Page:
Embrace Harm Reduction

Embrace Harm Reduction

A month ago I spent a weekend at a rave in the forest of Hope, British Columbia. This event was essentially a mini festival and one of the biggest social gatherings I had been to since COVID 19 gripped the world. 

Aside from getting a chance to escape the city and dance, I was also excited to attend because I had signed up to volunteer with the event's harm reduction crew. For anyone that doesn't know, harm reduction, in the context of a mini festival, is the concept of creating a safe and welcoming space for those that are having challenging mental experiences. This can be anything from a "bad" trip on a psychedelic drug to emotional distress from a relationship issue. The simplest way to think of harm reduction is as psychological first aid.

After setting up the harm reduction tent upon arrival and then volunteering for a few hours, I was free to enjoy the festivities for the rest of the night - which for me meant it was time to candy flip (LSD + MDMA) and get on the dance floor! After a few hours went by, someone I was camping with began to have a rather distressing and challenging psychedelic experience. What resulted from this was my group of friends stepping into harm reduction roles for one another. There were a few lessons from this experience that I wanted to share here today:

  1. If you are going to be stepping into a position to help someone else who is having a challenging trip, it is lot easier to do this when you are grounded. It's hard to offer harm reduction when you are on substances yourself. If you are taking drugs in a group, try to ensure there is someone close that is sober or at least not tripping on the same level you are in case your group does run into any speed bumps.

  2. Understand that everyone is having their own experience. Although you might be on the same substance as your friend, there are many different types of journeys the medicine can call us towards and it is important to recognize and respect the path you are called to follow. Although you might share the same intentions with the group you are partying with, psychedelic medicine has unique ways of gravitating you towards those intentions.

  3. Recognize the path is a spiral. This is really a beautiful lesson about life in general but here I am referencing something more specific. When you are having a challenging psychedelic experience and don't receive the help you need, it is common for things to go south pretty quick. This reflects the fact that when you are resisting a challenging experience, that resistance actually feeds into more discomfort creating a negative feedback loop. The important thing to remember is that the flip side is also true! If you get the proper support you need, you can actually spiral in the upwards direction and reverse the direction your "bad" trip is going in. The key here is getting the right help.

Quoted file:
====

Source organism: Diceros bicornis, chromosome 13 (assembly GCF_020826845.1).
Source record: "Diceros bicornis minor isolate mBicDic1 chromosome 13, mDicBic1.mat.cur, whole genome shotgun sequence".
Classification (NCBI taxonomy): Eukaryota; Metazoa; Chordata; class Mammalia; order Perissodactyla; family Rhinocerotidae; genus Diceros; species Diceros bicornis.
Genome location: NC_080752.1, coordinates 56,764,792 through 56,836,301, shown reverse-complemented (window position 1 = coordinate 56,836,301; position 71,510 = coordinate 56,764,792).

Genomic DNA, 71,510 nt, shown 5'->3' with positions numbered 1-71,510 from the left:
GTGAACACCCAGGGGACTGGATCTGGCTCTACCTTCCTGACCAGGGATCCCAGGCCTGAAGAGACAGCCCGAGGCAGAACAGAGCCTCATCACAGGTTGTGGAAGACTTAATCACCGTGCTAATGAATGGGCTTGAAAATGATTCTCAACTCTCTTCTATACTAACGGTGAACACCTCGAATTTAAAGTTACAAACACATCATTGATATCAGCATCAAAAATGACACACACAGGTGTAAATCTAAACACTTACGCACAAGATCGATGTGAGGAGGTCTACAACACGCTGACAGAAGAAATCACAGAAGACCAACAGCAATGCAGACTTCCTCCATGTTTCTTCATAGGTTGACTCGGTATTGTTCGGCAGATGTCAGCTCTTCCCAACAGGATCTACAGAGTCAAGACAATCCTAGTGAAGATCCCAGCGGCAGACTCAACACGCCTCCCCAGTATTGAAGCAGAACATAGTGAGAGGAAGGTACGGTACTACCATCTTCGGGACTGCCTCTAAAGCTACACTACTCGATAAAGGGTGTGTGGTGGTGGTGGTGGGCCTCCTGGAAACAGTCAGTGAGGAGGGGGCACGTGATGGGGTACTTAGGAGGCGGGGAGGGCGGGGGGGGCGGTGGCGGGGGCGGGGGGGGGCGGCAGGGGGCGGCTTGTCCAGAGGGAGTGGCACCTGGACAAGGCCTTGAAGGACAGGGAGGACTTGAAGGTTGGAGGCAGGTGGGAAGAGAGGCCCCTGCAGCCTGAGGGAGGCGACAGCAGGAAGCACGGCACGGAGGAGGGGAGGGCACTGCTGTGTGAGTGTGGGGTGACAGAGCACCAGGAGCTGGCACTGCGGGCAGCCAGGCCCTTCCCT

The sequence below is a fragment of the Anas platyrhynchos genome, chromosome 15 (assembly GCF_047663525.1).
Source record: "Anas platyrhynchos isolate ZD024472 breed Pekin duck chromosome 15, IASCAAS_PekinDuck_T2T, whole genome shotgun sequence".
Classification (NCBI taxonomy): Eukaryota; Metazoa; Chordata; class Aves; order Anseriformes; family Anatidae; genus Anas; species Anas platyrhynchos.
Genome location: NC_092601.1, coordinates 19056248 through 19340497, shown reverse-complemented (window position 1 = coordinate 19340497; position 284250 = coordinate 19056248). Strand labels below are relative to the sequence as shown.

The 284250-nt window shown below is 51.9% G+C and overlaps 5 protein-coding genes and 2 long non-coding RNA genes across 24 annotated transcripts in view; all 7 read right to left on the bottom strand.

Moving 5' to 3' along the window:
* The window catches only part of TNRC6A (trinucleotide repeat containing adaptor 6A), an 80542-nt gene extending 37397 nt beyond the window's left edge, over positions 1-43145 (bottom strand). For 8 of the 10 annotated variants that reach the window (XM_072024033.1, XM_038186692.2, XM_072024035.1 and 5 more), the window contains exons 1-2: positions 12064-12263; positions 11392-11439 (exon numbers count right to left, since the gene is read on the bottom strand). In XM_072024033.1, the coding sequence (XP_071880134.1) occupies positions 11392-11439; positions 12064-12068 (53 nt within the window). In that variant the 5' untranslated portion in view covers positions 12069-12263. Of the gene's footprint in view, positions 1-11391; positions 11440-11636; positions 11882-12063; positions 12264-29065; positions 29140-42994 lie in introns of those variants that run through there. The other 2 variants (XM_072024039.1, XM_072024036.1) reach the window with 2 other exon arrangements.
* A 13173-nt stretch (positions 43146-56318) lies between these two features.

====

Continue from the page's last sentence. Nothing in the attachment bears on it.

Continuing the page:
4. Embrace harm reduction. Don't see it as something just for the inexperienced psychonaut. Anyone can benefit from harm reduction no matter how experienced you are with psychedelics. At almost every festival worth it's money, there will be a dedicated team of people offering harm reduction services. Befriend these people and most importantly, make a few visits to the harm reduction tent throughout your night of partying. Simply visiting the space and absorbing the relaxing and calming vibe can do wonders in stabilizing your headspace - whether you are having a good trip or "bad trip".

Don't see harm reduction as a "last resort" or something reserved for people having really challenging experiences. See it as a community of people with your best intentions in mind. As psychedelics become more adopted by the mainstream it is so important that we develop a healthy relationship to the concept of harm reduction and stop seeing it as just a physical space but really a mindset to approach your partying and ceremonies with.

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